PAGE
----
Five minutes later, I was staring sullenly at the coffeepot as my sister and Callahan O’ Shea became best friends forever.

  “So Grace actually hit you? With a field hockey stick? Oh, Grace!” She burst into laughter, that husky, seductive laugh that men loved.

  “It was self-defense,” I said, grabbing a few cups from the cupboard.

  “She was drunk,” Cal explained. “Well, the first time, she was drunk. The second time, with the rake, she was just flighty. ”

  “I was not flighty,” I objected, setting the coffeepot on the table and yanking open the fridge for the cream, which I set on the table with considerable force. “I have never been described as flighty. ”

  “I don’t know, Natalie,” Callahan said, tilting his head. “Don’t those pajamas say flighty to you?” His eyes traveled up and down my SpongeBobs once more.

  “That’s it, Irish. You’re fired. Again. Still. Whatever. ”

  “Oh, come on, Grace,” Natalie said, laughing melodically. “He’s got a point. I hope Wyatt won’t see you in those. ”

  “Wyatt loves SpongeBob,” I retorted.

  Nat poured Callahan a cup of coffee, missing the daggers shooting from my eyes. “Cal, have you met Grace’s new guy?” she asked.

  “You know, I haven’t,” he answered, cocking his eyebrow at me. I tried to ignore him. Not easy. He looked so damn…wonderful…sitting there in my cheery kitchen, Angus chewing his bootlace, drinking coffee from my limited edition Fiestaware cornflower-blue mug. The sun shone on his tousled hair, revealing very appealing streaks of gold in that rich chestnut-brown. He just about glowed with masculinity, all broad shoulders and big muscles, about to fix stuff in my house…damn it. Who wouldn’t be turned on?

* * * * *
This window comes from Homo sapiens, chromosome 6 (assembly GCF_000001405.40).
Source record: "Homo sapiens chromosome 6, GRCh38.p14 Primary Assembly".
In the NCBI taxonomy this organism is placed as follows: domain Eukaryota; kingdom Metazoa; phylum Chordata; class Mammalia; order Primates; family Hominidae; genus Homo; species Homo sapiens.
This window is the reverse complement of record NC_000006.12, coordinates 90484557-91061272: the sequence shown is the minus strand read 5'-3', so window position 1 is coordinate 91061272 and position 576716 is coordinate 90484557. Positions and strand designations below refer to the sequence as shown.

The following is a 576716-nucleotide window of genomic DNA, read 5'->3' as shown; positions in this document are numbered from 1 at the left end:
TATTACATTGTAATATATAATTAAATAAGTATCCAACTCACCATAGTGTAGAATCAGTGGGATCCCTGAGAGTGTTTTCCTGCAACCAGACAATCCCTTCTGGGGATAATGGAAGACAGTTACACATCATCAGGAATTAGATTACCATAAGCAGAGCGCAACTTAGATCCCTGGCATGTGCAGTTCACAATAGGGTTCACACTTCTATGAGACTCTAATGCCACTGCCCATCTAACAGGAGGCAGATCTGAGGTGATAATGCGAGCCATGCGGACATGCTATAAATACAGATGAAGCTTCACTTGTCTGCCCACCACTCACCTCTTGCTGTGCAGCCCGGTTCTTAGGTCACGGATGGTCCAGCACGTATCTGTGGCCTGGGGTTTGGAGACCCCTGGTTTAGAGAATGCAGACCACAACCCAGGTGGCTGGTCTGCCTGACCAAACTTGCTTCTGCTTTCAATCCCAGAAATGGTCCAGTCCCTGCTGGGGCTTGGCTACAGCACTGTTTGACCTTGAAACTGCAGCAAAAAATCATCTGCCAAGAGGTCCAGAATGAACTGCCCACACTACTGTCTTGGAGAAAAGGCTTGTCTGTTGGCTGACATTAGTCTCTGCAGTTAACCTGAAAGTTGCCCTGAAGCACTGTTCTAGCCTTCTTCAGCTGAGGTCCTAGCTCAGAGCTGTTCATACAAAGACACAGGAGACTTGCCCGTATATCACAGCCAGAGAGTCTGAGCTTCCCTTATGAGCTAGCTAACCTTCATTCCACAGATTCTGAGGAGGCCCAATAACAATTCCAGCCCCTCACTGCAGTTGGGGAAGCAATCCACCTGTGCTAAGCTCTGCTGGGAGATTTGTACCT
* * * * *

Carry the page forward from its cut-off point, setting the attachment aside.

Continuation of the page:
“So what’s he like?” Natalie asked. For a second I thought she was talking about Callahan O’ Shea.

  “Huh? Oh, Wyatt? Well, he’s very…nice. ”

  “Nice is good. And how was your date the other night?” she continued, stirring sugar into her coffee to make herself even sweeter. Dang it. Nat had called the other night, and I could hear Andrew in the background, so I’d cut the conversation short by saying I had to meet Wyatt in Hartford. Oh, the tangled web…Callahan’s soulful blue eyes were looking at me. Mockingly.